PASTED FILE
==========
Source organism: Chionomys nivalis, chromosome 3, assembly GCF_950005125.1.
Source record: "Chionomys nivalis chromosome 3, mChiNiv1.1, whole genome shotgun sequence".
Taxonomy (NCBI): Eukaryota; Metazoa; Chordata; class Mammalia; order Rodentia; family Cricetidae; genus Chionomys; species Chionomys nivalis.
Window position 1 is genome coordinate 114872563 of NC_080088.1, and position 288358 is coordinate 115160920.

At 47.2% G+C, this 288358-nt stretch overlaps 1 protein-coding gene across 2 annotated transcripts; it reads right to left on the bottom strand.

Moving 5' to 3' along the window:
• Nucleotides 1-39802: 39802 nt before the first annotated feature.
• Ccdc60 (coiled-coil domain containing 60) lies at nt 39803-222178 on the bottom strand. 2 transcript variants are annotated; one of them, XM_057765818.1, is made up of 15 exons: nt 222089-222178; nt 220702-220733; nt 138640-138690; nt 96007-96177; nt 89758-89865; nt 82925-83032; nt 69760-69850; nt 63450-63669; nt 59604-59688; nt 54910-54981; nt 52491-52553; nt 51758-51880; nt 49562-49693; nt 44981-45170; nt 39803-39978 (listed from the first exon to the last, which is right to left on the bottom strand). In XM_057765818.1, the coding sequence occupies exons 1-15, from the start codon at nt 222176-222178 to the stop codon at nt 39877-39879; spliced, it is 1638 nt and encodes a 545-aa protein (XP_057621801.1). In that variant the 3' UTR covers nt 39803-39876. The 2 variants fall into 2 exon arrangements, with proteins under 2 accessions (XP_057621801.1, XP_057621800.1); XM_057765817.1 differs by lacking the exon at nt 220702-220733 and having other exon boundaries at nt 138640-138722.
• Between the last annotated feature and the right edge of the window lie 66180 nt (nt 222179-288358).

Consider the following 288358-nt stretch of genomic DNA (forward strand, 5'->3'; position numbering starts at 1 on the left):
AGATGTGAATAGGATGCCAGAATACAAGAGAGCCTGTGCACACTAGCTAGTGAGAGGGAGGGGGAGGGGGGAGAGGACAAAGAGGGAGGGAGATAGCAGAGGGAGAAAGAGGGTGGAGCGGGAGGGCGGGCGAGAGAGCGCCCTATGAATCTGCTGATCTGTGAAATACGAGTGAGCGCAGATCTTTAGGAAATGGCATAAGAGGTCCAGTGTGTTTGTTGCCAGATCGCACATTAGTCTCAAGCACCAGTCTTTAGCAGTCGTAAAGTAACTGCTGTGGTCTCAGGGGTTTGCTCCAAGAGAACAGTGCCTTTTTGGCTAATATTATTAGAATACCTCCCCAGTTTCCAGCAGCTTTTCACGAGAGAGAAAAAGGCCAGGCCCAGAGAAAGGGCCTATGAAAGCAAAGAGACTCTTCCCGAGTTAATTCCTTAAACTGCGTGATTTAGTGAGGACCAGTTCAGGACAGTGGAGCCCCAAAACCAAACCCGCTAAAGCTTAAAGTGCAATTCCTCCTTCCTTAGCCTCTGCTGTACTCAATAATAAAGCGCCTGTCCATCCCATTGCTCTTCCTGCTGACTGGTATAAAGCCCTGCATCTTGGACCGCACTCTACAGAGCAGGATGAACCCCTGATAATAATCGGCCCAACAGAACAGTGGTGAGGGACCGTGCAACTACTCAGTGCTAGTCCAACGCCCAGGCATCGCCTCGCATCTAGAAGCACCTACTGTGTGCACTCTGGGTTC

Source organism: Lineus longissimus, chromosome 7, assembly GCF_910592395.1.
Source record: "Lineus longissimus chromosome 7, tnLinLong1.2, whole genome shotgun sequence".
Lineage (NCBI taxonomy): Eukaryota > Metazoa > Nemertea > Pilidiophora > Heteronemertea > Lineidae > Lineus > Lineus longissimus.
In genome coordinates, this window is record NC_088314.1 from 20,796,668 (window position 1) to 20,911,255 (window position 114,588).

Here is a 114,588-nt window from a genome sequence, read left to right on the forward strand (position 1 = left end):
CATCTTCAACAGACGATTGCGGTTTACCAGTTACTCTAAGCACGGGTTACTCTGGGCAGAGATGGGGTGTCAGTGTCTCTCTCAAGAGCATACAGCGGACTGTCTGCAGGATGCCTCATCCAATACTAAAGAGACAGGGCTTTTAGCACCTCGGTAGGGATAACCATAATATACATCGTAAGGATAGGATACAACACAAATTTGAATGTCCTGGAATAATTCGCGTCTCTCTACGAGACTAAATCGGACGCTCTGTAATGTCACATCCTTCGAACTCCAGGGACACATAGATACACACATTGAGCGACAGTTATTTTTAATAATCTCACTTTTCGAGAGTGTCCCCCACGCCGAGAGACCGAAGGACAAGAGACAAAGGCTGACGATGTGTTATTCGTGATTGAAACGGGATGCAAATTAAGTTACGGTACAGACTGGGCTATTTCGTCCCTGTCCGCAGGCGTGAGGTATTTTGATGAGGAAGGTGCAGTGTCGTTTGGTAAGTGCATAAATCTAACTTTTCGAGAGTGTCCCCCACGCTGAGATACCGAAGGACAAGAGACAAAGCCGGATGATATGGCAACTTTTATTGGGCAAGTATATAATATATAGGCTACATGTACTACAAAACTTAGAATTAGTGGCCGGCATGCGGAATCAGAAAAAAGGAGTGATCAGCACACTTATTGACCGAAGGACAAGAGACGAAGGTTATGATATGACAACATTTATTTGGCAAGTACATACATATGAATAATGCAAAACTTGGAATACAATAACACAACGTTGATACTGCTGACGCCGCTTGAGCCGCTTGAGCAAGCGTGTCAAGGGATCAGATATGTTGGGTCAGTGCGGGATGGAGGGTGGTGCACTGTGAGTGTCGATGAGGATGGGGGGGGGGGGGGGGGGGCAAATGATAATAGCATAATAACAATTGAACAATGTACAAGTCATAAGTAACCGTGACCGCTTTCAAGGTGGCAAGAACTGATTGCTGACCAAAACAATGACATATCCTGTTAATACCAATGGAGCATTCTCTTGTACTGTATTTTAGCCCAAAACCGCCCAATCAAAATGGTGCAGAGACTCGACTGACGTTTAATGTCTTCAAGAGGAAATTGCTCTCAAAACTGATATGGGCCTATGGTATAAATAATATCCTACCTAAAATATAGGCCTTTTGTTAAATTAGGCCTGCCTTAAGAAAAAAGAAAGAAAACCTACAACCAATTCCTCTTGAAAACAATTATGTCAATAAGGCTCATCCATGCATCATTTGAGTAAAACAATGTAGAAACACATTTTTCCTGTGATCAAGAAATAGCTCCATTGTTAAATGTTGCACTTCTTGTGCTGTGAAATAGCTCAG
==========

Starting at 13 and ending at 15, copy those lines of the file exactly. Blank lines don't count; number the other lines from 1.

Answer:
Source record: "Lineus longissimus chromosome 7, tnLinLong1.2, whole genome shotgun sequence".
Lineage (NCBI taxonomy): Eukaryota > Metazoa > Nemertea > Pilidiophora > Heteronemertea > Lineidae > Lineus > Lineus longissimus.
In genome coordinates, this window is record NC_088314.1 from 20,796,668 (window position 1) to 20,911,255 (window position 114,588).